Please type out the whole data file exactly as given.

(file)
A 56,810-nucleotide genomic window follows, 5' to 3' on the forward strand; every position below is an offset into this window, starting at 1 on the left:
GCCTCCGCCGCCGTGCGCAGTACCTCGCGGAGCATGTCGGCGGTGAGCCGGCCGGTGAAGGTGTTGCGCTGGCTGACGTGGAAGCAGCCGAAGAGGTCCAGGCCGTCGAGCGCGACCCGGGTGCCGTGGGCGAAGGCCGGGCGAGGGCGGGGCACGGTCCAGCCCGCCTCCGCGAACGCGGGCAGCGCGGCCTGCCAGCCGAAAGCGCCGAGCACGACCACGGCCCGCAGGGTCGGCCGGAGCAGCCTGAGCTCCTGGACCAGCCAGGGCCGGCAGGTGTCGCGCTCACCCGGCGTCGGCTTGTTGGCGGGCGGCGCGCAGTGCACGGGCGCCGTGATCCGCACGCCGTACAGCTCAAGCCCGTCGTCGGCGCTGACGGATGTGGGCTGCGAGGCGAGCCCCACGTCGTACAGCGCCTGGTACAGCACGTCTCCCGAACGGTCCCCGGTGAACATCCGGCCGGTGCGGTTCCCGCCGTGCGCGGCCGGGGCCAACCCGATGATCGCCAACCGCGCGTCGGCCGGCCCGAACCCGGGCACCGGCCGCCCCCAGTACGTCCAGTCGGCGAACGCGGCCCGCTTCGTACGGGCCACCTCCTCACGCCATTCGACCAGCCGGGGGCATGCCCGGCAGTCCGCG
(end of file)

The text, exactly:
A 56,810-nucleotide genomic window follows, 5' to 3' on the forward strand; every position below is an offset into this window, starting at 1 on the left:
GCCTCCGCCGCCGTGCGCAGTACCTCGCGGAGCATGTCGGCGGTGAGCCGGCCGGTGAAGGTGTTGCGCTGGCTGACGTGGAAGCAGCCGAAGAGGTCCAGGCCGTCGAGCGCGACCCGGGTGCCGTGGGCGAAGGCCGGGCGAGGGCGGGGCACGGTCCAGCCCGCCTCCGCGAACGCGGGCAGCGCGGCCTGCCAGCCGAAAGCGCCGAGCACGACCACGGCCCGCAGGGTCGGCCGGAGCAGCCTGAGCTCCTGGACCAGCCAGGGCCGGCAGGTGTCGCGCTCACCCGGCGTCGGCTTGTTGGCGGGCGGCGCGCAGTGCACGGGCGCCGTGATCCGCACGCCGTACAGCTCAAGCCCGTCGTCGGCGCTGACGGATGTGGGCTGCGAGGCGAGCCCCACGTCGTACAGCGCCTGGTACAGCACGTCTCCCGAACGGTCCCCGGTGAACATCCGGCCGGTGCGGTTCCCGCCGTGCGCGGCCGGGGCCAACCCGATGATCGCCAACCGCGCGTCGGCCGGCCCGAACCCGGGCACCGGCCGCCCCCAGTACGTCCAGTCGGCGAACGCGGCCCGCTTCGTACGGGCCACCTCCTCACGCCATTCGACCAGCCGGGGGCATGCCCGGCAGTCCGCG